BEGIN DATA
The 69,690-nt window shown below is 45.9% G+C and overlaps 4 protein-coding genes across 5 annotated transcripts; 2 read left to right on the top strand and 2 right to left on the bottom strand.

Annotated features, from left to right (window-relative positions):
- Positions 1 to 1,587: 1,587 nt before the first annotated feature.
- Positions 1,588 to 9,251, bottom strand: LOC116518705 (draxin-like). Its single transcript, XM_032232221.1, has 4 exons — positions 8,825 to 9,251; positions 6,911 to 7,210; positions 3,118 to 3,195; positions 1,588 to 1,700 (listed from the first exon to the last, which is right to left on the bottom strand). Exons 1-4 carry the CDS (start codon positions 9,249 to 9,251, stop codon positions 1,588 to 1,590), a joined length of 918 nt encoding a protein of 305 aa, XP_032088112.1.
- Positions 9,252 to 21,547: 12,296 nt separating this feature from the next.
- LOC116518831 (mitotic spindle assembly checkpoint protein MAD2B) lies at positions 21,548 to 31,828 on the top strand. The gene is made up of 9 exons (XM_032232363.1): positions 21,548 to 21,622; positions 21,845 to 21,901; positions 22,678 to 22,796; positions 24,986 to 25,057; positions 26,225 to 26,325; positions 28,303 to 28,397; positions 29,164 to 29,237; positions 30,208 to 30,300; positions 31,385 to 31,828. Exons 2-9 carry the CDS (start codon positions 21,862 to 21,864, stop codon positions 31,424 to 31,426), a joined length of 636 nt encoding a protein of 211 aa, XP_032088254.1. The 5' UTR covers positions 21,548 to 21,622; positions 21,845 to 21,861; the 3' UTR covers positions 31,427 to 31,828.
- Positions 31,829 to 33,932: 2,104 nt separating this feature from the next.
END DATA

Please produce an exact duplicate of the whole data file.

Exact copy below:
The 69,690-nt window shown below is 45.9% G+C and overlaps 4 protein-coding genes across 5 annotated transcripts; 2 read left to right on the top strand and 2 right to left on the bottom strand.

Annotated features, from left to right (window-relative positions):
- Positions 1 to 1,587: 1,587 nt before the first annotated feature.
- Positions 1,588 to 9,251, bottom strand: LOC116518705 (draxin-like). Its single transcript, XM_032232221.1, has 4 exons — positions 8,825 to 9,251; positions 6,911 to 7,210; positions 3,118 to 3,195; positions 1,588 to 1,700 (listed from the first exon to the last, which is right to left on the bottom strand). Exons 1-4 carry the CDS (start codon positions 9,249 to 9,251, stop codon positions 1,588 to 1,590), a joined length of 918 nt encoding a protein of 305 aa, XP_032088112.1.
- Positions 9,252 to 21,547: 12,296 nt separating this feature from the next.
- LOC116518831 (mitotic spindle assembly checkpoint protein MAD2B) lies at positions 21,548 to 31,828 on the top strand. The gene is made up of 9 exons (XM_032232363.1): positions 21,548 to 21,622; positions 21,845 to 21,901; positions 22,678 to 22,796; positions 24,986 to 25,057; positions 26,225 to 26,325; positions 28,303 to 28,397; positions 29,164 to 29,237; positions 30,208 to 30,300; positions 31,385 to 31,828. Exons 2-9 carry the CDS (start codon positions 21,862 to 21,864, stop codon positions 31,424 to 31,426), a joined length of 636 nt encoding a protein of 211 aa, XP_032088254.1. The 5' UTR covers positions 21,548 to 21,622; positions 21,845 to 21,861; the 3' UTR covers positions 31,427 to 31,828.
- Positions 31,829 to 33,932: 2,104 nt separating this feature from the next.